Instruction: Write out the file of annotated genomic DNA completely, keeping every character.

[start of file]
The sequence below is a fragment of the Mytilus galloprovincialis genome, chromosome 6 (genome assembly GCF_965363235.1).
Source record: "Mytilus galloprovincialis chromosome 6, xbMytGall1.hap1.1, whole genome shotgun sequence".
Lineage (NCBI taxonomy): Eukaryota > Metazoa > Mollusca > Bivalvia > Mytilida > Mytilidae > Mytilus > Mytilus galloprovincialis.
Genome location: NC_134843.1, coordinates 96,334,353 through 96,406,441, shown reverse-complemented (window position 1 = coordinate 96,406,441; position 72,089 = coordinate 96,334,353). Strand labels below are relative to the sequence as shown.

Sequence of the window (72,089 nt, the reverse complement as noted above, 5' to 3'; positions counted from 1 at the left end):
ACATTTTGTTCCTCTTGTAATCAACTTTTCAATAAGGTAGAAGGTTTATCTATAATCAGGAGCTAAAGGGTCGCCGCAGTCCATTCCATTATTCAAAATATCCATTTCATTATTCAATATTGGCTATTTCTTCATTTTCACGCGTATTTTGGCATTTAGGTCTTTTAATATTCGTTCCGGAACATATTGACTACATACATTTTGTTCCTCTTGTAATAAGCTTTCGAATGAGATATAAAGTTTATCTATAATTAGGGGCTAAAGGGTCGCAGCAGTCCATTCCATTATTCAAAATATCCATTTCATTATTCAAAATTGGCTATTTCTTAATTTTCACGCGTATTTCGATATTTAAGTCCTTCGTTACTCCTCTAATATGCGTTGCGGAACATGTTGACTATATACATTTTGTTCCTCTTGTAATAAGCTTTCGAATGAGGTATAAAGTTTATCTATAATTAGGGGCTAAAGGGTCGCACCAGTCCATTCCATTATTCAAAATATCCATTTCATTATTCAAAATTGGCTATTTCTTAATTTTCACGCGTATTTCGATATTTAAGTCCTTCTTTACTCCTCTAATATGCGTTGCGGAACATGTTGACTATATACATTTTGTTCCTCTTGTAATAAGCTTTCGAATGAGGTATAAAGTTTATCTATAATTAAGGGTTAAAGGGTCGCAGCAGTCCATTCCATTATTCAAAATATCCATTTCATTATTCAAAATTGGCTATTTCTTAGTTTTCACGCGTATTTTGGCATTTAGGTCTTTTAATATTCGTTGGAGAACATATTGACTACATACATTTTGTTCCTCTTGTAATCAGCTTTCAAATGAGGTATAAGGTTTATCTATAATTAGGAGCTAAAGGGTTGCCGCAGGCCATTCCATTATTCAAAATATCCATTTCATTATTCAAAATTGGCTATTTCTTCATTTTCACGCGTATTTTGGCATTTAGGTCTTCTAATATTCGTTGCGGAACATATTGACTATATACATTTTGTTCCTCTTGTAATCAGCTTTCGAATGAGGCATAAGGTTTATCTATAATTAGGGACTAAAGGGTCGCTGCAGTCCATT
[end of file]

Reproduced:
The sequence below is a fragment of the Mytilus galloprovincialis genome, chromosome 6 (genome assembly GCF_965363235.1).
Source record: "Mytilus galloprovincialis chromosome 6, xbMytGall1.hap1.1, whole genome shotgun sequence".
Lineage (NCBI taxonomy): Eukaryota > Metazoa > Mollusca > Bivalvia > Mytilida > Mytilidae > Mytilus > Mytilus galloprovincialis.
Genome location: NC_134843.1, coordinates 96,334,353 through 96,406,441, shown reverse-complemented (window position 1 = coordinate 96,406,441; position 72,089 = coordinate 96,334,353). Strand labels below are relative to the sequence as shown.

Sequence of the window (72,089 nt, the reverse complement as noted above, 5' to 3'; positions counted from 1 at the left end):
ACATTTTGTTCCTCTTGTAATCAACTTTTCAATAAGGTAGAAGGTTTATCTATAATCAGGAGCTAAAGGGTCGCCGCAGTCCATTCCATTATTCAAAATATCCATTTCATTATTCAATATTGGCTATTTCTTCATTTTCACGCGTATTTTGGCATTTAGGTCTTTTAATATTCGTTCCGGAACATATTGACTACATACATTTTGTTCCTCTTGTAATAAGCTTTCGAATGAGATATAAAGTTTATCTATAATTAGGGGCTAAAGGGTCGCAGCAGTCCATTCCATTATTCAAAATATCCATTTCATTATTCAAAATTGGCTATTTCTTAATTTTCACGCGTATTTCGATATTTAAGTCCTTCGTTACTCCTCTAATATGCGTTGCGGAACATGTTGACTATATACATTTTGTTCCTCTTGTAATAAGCTTTCGAATGAGGTATAAAGTTTATCTATAATTAGGGGCTAAAGGGTCGCACCAGTCCATTCCATTATTCAAAATATCCATTTCATTATTCAAAATTGGCTATTTCTTAATTTTCACGCGTATTTCGATATTTAAGTCCTTCTTTACTCCTCTAATATGCGTTGCGGAACATGTTGACTATATACATTTTGTTCCTCTTGTAATAAGCTTTCGAATGAGGTATAAAGTTTATCTATAATTAAGGGTTAAAGGGTCGCAGCAGTCCATTCCATTATTCAAAATATCCATTTCATTATTCAAAATTGGCTATTTCTTAGTTTTCACGCGTATTTTGGCATTTAGGTCTTTTAATATTCGTTGGAGAACATATTGACTACATACATTTTGTTCCTCTTGTAATCAGCTTTCAAATGAGGTATAAGGTTTATCTATAATTAGGAGCTAAAGGGTTGCCGCAGGCCATTCCATTATTCAAAATATCCATTTCATTATTCAAAATTGGCTATTTCTTCATTTTCACGCGTATTTTGGCATTTAGGTCTTCTAATATTCGTTGCGGAACATATTGACTATATACATTTTGTTCCTCTTGTAATCAGCTTTCGAATGAGGCATAAGGTTTATCTATAATTAGGGACTAAAGGGTCGCTGCAGTCCATT